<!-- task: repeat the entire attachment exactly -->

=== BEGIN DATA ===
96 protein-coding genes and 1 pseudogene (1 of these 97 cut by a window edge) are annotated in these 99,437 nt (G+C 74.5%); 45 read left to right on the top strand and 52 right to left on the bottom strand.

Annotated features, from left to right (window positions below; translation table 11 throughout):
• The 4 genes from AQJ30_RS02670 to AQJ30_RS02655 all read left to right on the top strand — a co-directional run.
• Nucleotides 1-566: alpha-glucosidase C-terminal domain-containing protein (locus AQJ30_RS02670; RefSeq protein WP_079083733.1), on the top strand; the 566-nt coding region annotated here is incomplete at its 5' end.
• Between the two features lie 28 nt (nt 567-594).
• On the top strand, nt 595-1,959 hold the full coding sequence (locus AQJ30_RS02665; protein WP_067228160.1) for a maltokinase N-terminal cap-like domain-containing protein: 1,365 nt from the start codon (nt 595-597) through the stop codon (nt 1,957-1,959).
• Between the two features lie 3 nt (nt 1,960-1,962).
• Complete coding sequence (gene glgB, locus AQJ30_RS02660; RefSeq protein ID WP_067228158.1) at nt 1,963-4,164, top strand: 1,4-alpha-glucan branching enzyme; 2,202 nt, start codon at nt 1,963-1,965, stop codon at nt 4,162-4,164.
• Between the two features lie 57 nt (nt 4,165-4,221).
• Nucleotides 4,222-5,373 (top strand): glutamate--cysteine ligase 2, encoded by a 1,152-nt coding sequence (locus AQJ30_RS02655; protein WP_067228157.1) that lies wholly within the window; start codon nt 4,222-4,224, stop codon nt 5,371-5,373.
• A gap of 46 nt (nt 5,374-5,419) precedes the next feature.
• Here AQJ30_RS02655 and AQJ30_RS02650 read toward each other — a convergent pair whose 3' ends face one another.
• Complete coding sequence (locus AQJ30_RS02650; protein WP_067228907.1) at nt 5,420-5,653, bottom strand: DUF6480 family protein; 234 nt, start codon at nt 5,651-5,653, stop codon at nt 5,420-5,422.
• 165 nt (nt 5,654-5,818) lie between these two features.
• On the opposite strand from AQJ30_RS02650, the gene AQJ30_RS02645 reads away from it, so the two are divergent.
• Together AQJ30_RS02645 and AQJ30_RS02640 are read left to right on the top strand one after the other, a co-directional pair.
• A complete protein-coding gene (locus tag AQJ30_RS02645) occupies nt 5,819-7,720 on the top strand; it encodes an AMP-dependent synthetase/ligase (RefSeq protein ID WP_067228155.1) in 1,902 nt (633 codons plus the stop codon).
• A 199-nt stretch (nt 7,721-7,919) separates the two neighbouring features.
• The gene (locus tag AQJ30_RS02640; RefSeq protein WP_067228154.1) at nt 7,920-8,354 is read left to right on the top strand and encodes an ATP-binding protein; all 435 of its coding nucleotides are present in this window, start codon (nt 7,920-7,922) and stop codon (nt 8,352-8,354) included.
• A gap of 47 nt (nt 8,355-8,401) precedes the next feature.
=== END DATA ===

96 protein-coding genes and 1 pseudogene (1 of these 97 cut by a window edge) are annotated in these 99,437 nt (G+C 74.5%); 45 read left to right on the top strand and 52 right to left on the bottom strand.

Annotated features, from left to right (window positions below; translation table 11 throughout):
• The 4 genes from AQJ30_RS02670 to AQJ30_RS02655 all read left to right on the top strand — a co-directional run.
• Nucleotides 1-566: alpha-glucosidase C-terminal domain-containing protein (locus AQJ30_RS02670; RefSeq protein WP_079083733.1), on the top strand; the 566-nt coding region annotated here is incomplete at its 5' end.
• Between the two features lie 28 nt (nt 567-594).
• On the top strand, nt 595-1,959 hold the full coding sequence (locus AQJ30_RS02665; protein WP_067228160.1) for a maltokinase N-terminal cap-like domain-containing protein: 1,365 nt from the start codon (nt 595-597) through the stop codon (nt 1,957-1,959).
• Between the two features lie 3 nt (nt 1,960-1,962).
• Complete coding sequence (gene glgB, locus AQJ30_RS02660; RefSeq protein ID WP_067228158.1) at nt 1,963-4,164, top strand: 1,4-alpha-glucan branching enzyme; 2,202 nt, start codon at nt 1,963-1,965, stop codon at nt 4,162-4,164.
• Between the two features lie 57 nt (nt 4,165-4,221).
• Nucleotides 4,222-5,373 (top strand): glutamate--cysteine ligase 2, encoded by a 1,152-nt coding sequence (locus AQJ30_RS02655; protein WP_067228157.1) that lies wholly within the window; start codon nt 4,222-4,224, stop codon nt 5,371-5,373.
• A gap of 46 nt (nt 5,374-5,419) precedes the next feature.
• Here AQJ30_RS02655 and AQJ30_RS02650 read toward each other — a convergent pair whose 3' ends face one another.
• Complete coding sequence (locus AQJ30_RS02650; protein WP_067228907.1) at nt 5,420-5,653, bottom strand: DUF6480 family protein; 234 nt, start codon at nt 5,651-5,653, stop codon at nt 5,420-5,422.
• 165 nt (nt 5,654-5,818) lie between these two features.
• On the opposite strand from AQJ30_RS02650, the gene AQJ30_RS02645 reads away from it, so the two are divergent.
• Together AQJ30_RS02645 and AQJ30_RS02640 are read left to right on the top strand one after the other, a co-directional pair.
• A complete protein-coding gene (locus tag AQJ30_RS02645) occupies nt 5,819-7,720 on the top strand; it encodes an AMP-dependent synthetase/ligase (RefSeq protein ID WP_067228155.1) in 1,902 nt (633 codons plus the stop codon).
• A 199-nt stretch (nt 7,721-7,919) separates the two neighbouring features.
• The gene (locus tag AQJ30_RS02640; RefSeq protein WP_067228154.1) at nt 7,920-8,354 is read left to right on the top strand and encodes an ATP-binding protein; all 435 of its coding nucleotides are present in this window, start codon (nt 7,920-7,922) and stop codon (nt 8,352-8,354) included.
• A gap of 47 nt (nt 8,355-8,401) precedes the next feature.